Earning a college degree is getting more and more expensive. There's now troubling research that indicates the ROI on these degrees isn't what these graduates expected.
College graduates have an increasingly hard time finding jobs for the skills they have learned, and many are not prepared with basic skills that can help their future success -- the so-called "soft" ones like communication skills.
Bottom line: There’s a growing gap in the workforce, with many employers finding that they cannot find qualified new hires to fill empty slots. This sounds like an economic disaster happening in slow motion. What exactly is going on?
According to the recent SSIR report “Educating a New Generation of Entrepreneurial Leaders,” most of our institutions of higher education are simply not preparing students for the most important things they’ll need to negotiate a successful career in the business world.
Would you expect universities to educate their students (regardless or major, minor, or degree program) in leadership, collaboration, creative problem solving, out-of-the-box thinking, teamwork, empathy, or social/emotional intelligence? I would.
Because those are exactly the skills -- the soft skills -- that employers are looking for and not finding in the current pool of recent graduates. A survey from the Workforce Solutions Group at St. Louis Community College showed over 60 percent of the employers polled complain applicants lack crucial “communication and interpersonal skills.”
I’m not quite sure why colleges and universities aren't sending their graduates out into the "real world" with the skills employers want. And, I’m certainly not pointing any fingers, just noting that it's way past the time for these age-old, ivy-covered institutions to get with the modern age, and update their curriculums. Yes, online universities. I’m also talking to you!
For more on the education/employment gap, read this Forbes.com article. Here’s a pretty startling statistic from this article: Fourteen percent of some Google teams consist of people without any college education.
This points to the fact that Google is looking for a specific mindset, a specific skillset, which doesn’t necessarily come with a college degree. I had the opportunity to talk to someone who had been recently hired by Google (he did have a college degree).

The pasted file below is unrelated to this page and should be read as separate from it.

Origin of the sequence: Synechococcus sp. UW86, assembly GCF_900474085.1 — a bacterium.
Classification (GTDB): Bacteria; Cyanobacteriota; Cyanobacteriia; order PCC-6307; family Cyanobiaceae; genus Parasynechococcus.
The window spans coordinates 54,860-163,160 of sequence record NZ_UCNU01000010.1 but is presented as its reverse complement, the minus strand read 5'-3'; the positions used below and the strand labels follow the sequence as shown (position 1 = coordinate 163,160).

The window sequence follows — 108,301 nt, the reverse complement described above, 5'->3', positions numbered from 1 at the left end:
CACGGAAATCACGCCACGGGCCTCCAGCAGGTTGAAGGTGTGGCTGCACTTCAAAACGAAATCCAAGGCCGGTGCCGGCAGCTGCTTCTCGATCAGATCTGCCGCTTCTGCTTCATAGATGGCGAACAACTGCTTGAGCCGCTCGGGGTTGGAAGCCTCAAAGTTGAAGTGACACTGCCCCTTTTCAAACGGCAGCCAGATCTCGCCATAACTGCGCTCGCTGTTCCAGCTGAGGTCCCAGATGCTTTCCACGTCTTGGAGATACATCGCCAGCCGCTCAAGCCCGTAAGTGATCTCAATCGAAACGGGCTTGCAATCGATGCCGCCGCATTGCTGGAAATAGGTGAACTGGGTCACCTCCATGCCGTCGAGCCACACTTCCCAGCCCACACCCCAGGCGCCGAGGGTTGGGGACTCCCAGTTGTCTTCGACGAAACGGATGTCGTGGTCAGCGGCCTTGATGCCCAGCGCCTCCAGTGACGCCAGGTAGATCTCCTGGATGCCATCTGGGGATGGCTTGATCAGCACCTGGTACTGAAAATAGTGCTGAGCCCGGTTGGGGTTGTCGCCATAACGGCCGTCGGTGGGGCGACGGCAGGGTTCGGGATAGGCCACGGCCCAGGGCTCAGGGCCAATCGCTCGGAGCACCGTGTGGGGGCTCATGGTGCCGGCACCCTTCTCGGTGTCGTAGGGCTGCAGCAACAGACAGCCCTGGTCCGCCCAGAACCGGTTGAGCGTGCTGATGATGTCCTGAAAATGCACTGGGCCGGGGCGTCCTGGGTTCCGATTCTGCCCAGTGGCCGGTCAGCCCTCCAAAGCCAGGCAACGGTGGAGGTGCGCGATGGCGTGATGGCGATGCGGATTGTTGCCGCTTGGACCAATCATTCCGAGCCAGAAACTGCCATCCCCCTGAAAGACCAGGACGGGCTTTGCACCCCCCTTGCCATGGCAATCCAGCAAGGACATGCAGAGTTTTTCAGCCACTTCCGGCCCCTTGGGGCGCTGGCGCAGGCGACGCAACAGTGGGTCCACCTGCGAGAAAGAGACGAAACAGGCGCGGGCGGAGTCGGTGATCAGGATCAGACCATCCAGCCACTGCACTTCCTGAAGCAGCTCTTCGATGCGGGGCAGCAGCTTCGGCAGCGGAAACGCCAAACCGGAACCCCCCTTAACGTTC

He found the lack of structure and pressure at Google, and the emphasis on teams collaborating on new ideas, to be exhilarating -- and a bit disorienting since it wasn't what he'd experienced before. Along with his impressive technical skills, Google wanted a whole range of other skills that he had never been taught in school, but luckily came naturally to him. They wanted innovators and leaders.
What if people skills, leadership skills, and creative thinking don’t come naturally to you?
What if you’ve already graduated, sans the soft skills you need to get the job of your dreams? Skills you had no idea you were lacking? Skills you trusted you’d receive along with your higher education degree?
There is no time for complaining, bemoaning, finger-pointing, or resigning yourself to a job as a barista at the closest coffee joint!
This is the time to take stock of where you’re at in life and work, what skills you might be missing, and determine how you can most effectively acquire them. You can own your future success.
Seek opportunities at work for training, try to find a mentor who can guide you. Look into trade groups and associations in your field of interest. Always look for ways to grow. I've said for years that if you aren't green and growing, you are ripe and rotting.
For you employers who can't seem to find the right applicants to fill your positions: Why not consider supplying them with the training they need? Your entire staff also would reap the rewards -- some benefits include improved communications, better interpersonal relationships and a renewed sense of teamwork.
To learn more about what BRODY offers in the way of "soft skills" training in the areas of Relationships Management, Presentation Power, Writing for Impact and Facilitation & Meeting Effectiveness, visit this page.